Mexico: Drug war has led to 26,121 disappearances

Relatives and human rights activits form a Mexican map with pictures of missing people during a protest in conmemoration for the 'International Week of the Detained-Disappeared' on May 30, 2012, in Mexico City. Getty Images

MEXICO CITY Mexico's new administration says an official count shows at least 26,121 people were reported missing during the term of former President Felipe Calderon, who launched the country's offensive against drug cartels.

Lia Limon, the Interior Department's subsecretary for human rights, says the list used data from local prosecutors across Mexico, and includes people reported missing for any reason during the previous administration. It doesn't include information collected after November 2012.

The list has been a subject of controversy in Mexico for weeks. After Limon said last week that some 27,000 were missing, a member of Calderon's administration disputed the figure, saying the only registry on disappeared people contains 5,319 names. Limon said the government would work to compare the official list with others assembled by government agencies and rights groups.

Just last week, a new Human Rights Watch report called Mexico's anti-drug offensive "disastrous" and cites 249 cases of disappearances, about 149 of which include evidence of being carried out by the military or law enforcement.

The report says the forced disappearances follow a pattern of security forces detaining people without warrants at checkpoints, homes, workplaces or in public. When families ask about their relatives, security forces deny the detentions or instruct them to look elsewhere.

"Virtually none of the victims have been found or those responsible brought to justice, exacerbating the suffering of families of the disappeared," Human Rights Watch said in a press release.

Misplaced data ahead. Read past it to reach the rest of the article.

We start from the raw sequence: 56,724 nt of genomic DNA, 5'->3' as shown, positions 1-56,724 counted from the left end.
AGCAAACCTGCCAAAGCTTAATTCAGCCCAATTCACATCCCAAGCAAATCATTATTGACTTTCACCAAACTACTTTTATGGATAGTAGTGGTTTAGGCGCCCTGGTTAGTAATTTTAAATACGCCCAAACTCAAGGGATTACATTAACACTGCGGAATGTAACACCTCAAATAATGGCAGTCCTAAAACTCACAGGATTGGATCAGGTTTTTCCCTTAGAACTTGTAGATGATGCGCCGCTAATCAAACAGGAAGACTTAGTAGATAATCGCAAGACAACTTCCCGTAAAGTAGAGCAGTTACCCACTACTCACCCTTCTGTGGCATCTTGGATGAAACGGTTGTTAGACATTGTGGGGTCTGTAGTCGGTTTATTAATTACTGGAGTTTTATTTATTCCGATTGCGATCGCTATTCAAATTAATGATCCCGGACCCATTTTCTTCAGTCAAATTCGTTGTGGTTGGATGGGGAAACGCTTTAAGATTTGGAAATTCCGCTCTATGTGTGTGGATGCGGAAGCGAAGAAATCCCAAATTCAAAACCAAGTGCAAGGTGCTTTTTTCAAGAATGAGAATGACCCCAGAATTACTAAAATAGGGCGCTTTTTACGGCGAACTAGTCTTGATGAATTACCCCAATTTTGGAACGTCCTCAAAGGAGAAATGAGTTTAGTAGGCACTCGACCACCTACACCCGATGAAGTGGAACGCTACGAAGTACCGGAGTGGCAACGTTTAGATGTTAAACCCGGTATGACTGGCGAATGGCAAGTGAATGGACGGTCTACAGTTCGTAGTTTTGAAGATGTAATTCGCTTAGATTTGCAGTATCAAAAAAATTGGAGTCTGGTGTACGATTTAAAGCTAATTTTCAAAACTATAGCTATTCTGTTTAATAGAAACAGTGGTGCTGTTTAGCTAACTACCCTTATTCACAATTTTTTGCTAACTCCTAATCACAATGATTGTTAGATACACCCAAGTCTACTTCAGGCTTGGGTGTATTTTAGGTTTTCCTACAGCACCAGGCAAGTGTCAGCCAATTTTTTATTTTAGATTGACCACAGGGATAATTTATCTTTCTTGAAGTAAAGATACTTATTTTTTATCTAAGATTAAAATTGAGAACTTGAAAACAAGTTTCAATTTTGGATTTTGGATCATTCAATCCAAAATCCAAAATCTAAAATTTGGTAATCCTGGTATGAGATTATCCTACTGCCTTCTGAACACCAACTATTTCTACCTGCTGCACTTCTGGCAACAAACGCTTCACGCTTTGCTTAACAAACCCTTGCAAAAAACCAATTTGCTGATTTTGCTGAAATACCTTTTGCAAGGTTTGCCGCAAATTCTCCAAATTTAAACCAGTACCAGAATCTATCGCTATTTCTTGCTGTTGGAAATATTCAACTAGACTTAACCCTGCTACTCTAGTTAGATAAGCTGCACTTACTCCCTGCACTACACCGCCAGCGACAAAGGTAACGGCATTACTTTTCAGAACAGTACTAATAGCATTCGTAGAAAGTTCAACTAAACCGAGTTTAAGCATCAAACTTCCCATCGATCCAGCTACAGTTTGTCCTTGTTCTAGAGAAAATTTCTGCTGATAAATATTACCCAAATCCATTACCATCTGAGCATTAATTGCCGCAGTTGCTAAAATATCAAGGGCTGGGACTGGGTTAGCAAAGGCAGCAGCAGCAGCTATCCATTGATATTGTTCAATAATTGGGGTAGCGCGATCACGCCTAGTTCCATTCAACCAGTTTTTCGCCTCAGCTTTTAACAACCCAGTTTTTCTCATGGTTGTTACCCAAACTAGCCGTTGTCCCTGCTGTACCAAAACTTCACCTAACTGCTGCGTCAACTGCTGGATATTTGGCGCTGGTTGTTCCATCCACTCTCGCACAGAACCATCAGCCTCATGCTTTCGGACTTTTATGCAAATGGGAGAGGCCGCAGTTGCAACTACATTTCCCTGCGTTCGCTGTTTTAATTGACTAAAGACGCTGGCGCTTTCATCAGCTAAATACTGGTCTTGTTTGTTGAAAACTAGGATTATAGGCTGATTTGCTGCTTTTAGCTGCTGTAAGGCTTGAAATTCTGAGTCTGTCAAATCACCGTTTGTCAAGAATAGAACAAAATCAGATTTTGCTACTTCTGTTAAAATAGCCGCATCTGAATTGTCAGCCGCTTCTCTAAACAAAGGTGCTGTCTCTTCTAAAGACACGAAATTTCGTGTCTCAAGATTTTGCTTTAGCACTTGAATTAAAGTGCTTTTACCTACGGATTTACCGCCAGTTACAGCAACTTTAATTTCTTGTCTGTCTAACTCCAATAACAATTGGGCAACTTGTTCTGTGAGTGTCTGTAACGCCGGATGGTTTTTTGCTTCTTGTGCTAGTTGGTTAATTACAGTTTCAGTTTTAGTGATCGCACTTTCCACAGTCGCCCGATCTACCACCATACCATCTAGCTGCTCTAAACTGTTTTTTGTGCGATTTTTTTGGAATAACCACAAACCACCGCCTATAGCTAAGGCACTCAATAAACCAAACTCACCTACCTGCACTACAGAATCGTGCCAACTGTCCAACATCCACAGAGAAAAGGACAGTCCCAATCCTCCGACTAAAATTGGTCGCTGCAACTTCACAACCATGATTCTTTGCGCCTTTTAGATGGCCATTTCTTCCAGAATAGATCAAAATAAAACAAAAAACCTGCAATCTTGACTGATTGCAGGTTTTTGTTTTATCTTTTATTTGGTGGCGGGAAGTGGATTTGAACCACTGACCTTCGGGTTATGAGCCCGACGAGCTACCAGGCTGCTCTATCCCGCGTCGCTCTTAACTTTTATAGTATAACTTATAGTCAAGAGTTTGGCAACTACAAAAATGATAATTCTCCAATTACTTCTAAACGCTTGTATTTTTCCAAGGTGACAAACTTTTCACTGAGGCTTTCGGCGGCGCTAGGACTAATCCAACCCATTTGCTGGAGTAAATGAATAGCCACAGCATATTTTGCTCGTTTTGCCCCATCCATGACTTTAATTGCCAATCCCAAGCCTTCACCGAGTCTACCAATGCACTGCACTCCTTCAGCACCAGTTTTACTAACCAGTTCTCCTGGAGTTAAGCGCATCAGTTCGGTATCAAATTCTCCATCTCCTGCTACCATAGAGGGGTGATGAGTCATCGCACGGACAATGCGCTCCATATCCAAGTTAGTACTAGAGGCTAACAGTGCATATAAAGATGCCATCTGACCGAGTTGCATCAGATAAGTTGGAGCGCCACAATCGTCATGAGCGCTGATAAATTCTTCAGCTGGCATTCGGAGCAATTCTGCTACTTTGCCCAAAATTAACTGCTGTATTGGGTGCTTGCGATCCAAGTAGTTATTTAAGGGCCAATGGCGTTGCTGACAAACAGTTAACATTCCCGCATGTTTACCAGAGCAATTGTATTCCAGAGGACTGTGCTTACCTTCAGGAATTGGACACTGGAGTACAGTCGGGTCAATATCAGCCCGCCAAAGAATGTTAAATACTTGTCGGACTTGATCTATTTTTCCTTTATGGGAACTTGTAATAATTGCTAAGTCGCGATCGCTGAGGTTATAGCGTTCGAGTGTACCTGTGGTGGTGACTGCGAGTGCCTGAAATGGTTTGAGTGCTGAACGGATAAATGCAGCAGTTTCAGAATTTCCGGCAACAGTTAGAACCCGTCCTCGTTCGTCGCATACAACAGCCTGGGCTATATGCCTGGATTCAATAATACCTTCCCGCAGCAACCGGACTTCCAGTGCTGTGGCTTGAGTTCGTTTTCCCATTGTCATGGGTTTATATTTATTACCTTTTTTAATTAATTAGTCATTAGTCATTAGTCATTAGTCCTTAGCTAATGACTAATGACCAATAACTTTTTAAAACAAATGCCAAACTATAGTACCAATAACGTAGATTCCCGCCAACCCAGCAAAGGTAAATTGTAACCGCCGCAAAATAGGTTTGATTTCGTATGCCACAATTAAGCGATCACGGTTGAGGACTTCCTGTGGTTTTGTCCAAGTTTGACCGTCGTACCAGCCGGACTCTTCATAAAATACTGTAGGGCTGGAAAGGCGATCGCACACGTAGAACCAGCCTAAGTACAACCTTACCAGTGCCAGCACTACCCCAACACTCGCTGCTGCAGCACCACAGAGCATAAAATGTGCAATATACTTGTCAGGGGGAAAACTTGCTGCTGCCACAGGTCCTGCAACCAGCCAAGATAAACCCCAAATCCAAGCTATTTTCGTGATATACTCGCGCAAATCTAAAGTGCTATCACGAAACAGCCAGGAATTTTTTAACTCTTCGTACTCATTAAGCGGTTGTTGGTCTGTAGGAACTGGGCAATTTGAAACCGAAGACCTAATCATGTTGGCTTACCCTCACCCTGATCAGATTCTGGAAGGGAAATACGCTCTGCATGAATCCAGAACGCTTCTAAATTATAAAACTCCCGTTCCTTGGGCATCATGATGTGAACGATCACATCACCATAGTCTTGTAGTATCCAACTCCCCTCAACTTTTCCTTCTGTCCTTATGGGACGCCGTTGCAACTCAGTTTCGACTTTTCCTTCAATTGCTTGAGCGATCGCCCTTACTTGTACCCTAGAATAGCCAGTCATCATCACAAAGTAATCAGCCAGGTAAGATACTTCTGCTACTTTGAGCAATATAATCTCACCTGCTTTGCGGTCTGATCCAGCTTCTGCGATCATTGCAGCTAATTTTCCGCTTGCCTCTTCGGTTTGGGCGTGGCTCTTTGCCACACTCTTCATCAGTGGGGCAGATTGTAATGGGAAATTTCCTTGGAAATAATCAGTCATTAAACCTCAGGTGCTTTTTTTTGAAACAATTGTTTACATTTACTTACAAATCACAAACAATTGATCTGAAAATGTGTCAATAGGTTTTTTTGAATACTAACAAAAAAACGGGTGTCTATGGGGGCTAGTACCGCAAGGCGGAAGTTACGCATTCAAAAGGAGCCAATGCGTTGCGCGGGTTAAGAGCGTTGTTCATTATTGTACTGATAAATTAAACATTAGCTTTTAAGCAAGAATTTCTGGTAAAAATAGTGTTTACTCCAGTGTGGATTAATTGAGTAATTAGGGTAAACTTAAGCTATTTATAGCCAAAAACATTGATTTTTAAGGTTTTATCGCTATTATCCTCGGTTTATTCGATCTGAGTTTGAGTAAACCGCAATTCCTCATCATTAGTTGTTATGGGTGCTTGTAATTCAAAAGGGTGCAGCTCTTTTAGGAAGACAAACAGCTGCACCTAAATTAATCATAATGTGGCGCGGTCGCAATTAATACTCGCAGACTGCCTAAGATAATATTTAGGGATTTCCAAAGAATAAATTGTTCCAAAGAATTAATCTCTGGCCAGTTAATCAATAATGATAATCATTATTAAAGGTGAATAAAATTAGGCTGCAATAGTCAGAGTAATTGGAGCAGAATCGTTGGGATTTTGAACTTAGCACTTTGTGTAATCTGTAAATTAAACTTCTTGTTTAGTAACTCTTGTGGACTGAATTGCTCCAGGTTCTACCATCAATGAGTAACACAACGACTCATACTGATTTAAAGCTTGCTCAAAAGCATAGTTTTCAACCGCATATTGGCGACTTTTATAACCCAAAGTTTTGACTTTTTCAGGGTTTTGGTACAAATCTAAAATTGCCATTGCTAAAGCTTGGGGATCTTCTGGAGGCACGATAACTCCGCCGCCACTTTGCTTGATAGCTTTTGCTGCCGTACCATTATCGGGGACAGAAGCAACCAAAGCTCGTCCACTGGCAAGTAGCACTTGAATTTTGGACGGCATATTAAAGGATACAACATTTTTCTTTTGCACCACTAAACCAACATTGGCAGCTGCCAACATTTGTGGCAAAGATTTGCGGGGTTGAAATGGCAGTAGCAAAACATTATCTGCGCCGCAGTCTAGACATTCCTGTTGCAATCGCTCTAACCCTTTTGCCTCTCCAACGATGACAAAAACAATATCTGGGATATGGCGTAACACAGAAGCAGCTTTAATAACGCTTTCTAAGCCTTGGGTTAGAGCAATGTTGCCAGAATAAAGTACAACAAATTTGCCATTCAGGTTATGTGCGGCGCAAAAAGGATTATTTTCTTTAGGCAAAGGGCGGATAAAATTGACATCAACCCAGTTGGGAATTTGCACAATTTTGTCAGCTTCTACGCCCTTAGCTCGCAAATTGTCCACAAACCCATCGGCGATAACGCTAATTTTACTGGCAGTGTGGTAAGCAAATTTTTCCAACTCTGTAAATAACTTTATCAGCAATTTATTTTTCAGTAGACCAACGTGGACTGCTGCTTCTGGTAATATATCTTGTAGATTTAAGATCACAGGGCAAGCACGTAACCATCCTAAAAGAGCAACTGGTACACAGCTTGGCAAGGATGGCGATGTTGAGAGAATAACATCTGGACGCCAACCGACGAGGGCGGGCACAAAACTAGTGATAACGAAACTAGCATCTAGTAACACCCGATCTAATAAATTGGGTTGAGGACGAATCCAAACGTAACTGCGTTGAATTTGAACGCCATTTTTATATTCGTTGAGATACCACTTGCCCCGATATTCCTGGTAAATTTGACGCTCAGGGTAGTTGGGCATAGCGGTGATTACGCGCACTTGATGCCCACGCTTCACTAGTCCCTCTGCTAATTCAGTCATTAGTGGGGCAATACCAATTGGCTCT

The report accused former President Felipe Calderon of ignoring the problem, calling it "the most severe crisis of enforced disappearances in Latin America in decades."

Mexico's Interior Department oversees domestic security and it declined to make an immediate comment about the report.

The newspaper Reforma, one of several media outlets that count murders linked to organized crime, said that in December, the first month of the new government, there were 755 drug-related killings, compared to 699 in November. In Calderon's six-year term, some 70,000 people lost their lives to drug violence, the newspaper reported, with at least 20,000 believed missing.

It's difficult to say if drug violence has risen in Mexico under the new regime of President Enrique Pena Nieto, because the government no longer provides numbers, something that started under Calderon, who last released drug-war death statistics in September 2011.

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